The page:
By Rachelle Law

Juneteenth (short for “June Nineteenth”) marks the day when federal troops arrived in Galveston, Texas, in 1865 to take control of the state and ensure that all enslaved people would be freed. President Abraham Lincoln had issued the Emancipation Proclamation which freed all slaves on January 1, 1863, a full two and a half years earlier.

As we approach Juneteenth, I find myself thinking of those resilient Christian ancestors who never would have chosen it to take 89 years (1776-1865), for them to receive an answer to their prayers. I can only imagine how they got down on their knees, clasped their hands together, threw their requests at the feet of Christ, and asked Him to do what they could not do. For only a Savior could deliver them.

Imagine their faith. On my coffee table in my living room sits a 4” X 8” block of weathered wood that reads, “I still remember the days I prayed for what I have today.” It is a constant reminder of answered prayer. For some requests, I waited longer than others. I have learned that God does things in His own time, which is the appropriate time. Like our ancestors, I imagine there were times when they felt weak and limited and learned to put their trust in God because they knew His power was limitless.

How long do you wait for God to answer your prayer(s)? What are you doing while you wait?

In the waiting, in what often feels like languishing, we are given the gift of communion with God. He is with us in the waiting: He has heard every one of our prayers, listened to every tear we’ve cried, and kept track of every sorrow (Psalm 56:8). We are not forgotten. We have the greater gift of Christ himself which is knowing that our Savior is all-sufficient, no matter how insufficient we may be. We have the treasure of knowing that He is strong in our weakness and present in our sorrow.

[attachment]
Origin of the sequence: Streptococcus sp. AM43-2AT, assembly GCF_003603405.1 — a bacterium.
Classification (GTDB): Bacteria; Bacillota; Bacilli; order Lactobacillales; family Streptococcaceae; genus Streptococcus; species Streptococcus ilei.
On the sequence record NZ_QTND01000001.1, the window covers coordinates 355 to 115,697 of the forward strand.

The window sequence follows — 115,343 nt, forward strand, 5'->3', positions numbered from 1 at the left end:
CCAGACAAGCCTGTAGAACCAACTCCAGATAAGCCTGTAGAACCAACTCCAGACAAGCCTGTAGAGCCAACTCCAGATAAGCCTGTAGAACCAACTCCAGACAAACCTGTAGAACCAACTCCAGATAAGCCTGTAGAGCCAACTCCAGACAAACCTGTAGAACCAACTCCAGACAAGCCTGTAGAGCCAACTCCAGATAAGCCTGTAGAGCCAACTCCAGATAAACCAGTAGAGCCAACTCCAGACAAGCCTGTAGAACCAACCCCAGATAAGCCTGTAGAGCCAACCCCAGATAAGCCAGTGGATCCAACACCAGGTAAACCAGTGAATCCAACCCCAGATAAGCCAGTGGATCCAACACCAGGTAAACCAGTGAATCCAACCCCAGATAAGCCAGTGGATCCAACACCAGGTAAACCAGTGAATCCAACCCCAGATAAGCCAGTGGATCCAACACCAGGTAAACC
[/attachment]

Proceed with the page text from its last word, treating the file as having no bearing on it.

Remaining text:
He is not a God that He would lie. He answers prayers.

What have you learned while waiting?

Waiting forces me to come to terms with my weakness. It’s what waiting does to all of us. When we can’t work harder to get what we want, or when we can’t manipulate life to turn out the way we want it to, or when we can’t pay enough money or get enough help to achieve what our heart desperately desires, we are left with the truth of our insufficiency.  We’re weak!

As difficult as it continues to be, waiting has pushed me to the edge of myself.  It has been there that I have been allowed to see that only Christ is able and the only one who is in control. We aren’t in control, not even a little bit. We must wait on God to act on our behalf because there is nothing we can do but wait.  The treasure is to know beyond a doubt that Christ is the only strong One, and that He does not look down on or turn away from our weaknesses (Hebrews 4:15).  He views our weaknesses as opportunities for His glory to be displayed in our lives (2 Corinthians 12:9).

It’s been difficult and humbling to come to terms with my inability to make anything happen. When I have prayed and longed and hoped and begged and done all that I can; and still there is no change in my circumstances. I have to stop everything and laugh at myself because it is out of my hands. There is nothing else for me to do because the battle is not mine, it’s the Lord’s.

Waiting is something we would prefer to avoid on any level, from waiting for a prayer to be answered to waiting in line at the grocery store. Why? Because waiting provokes the feeling of helplessness and of having to rely on someone else to act on our behalf. 

Even if we wait until His second coming for the answer to our prayers, we will still be a rich and blessed people. For since Jesus Christ is all that we have, He is more than enough for every need, every prayer, and every season of waiting that we face.

So, as we reflect and remember that our freedom is not merely a day off work; it is a day to celebrate, acknowledge, and teach Juneteenth. It is a day to claim our freedom and space, a sacred space to honor our freedom, our history, and our autonomy. This day is also called “Juneteenth Independence Day”, “Freedom Day”, or “Emancipation Day”. Remember Juneteenth is more than a hot day in mid-June or a federal holiday (2021), it is answered prayer.

Rachelle Law
Founder & Executive Director,
How Come, How Long
Writer | Author | Blogger

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